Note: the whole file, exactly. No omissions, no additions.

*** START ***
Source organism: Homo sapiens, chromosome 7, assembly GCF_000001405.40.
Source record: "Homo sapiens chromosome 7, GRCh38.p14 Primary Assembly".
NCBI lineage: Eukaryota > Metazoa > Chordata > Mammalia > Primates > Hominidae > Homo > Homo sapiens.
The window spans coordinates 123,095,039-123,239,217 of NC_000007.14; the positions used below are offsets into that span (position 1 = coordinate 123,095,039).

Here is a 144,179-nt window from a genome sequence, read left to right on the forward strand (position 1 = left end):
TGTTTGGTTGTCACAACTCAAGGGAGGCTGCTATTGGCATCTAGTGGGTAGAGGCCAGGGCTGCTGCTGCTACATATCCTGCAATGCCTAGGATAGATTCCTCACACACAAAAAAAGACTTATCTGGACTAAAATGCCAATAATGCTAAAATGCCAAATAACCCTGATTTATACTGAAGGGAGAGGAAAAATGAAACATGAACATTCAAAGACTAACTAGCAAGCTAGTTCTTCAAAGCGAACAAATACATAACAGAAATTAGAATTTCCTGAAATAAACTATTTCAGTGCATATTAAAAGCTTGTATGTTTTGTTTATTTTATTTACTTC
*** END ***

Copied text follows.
Source organism: Homo sapiens, chromosome 7, assembly GCF_000001405.40.
Source record: "Homo sapiens chromosome 7, GRCh38.p14 Primary Assembly".
NCBI lineage: Eukaryota > Metazoa > Chordata > Mammalia > Primates > Hominidae > Homo > Homo sapiens.
The window spans coordinates 123,095,039-123,239,217 of NC_000007.14; the positions used below are offsets into that span (position 1 = coordinate 123,095,039).

Here is a 144,179-nt window from a genome sequence, read left to right on the forward strand (position 1 = left end):
TGTTTGGTTGTCACAACTCAAGGGAGGCTGCTATTGGCATCTAGTGGGTAGAGGCCAGGGCTGCTGCTGCTACATATCCTGCAATGCCTAGGATAGATTCCTCACACACAAAAAAAGACTTATCTGGACTAAAATGCCAATAATGCTAAAATGCCAAATAACCCTGATTTATACTGAAGGGAGAGGAAAAATGAAACATGAACATTCAAAGACTAACTAGCAAGCTAGTTCTTCAAAGCGAACAAATACATAACAGAAATTAGAATTTCCTGAAATAAACTATTTCAGTGCATATTAAAAGCTTGTATGTTTTGTTTATTTTATTTACTTC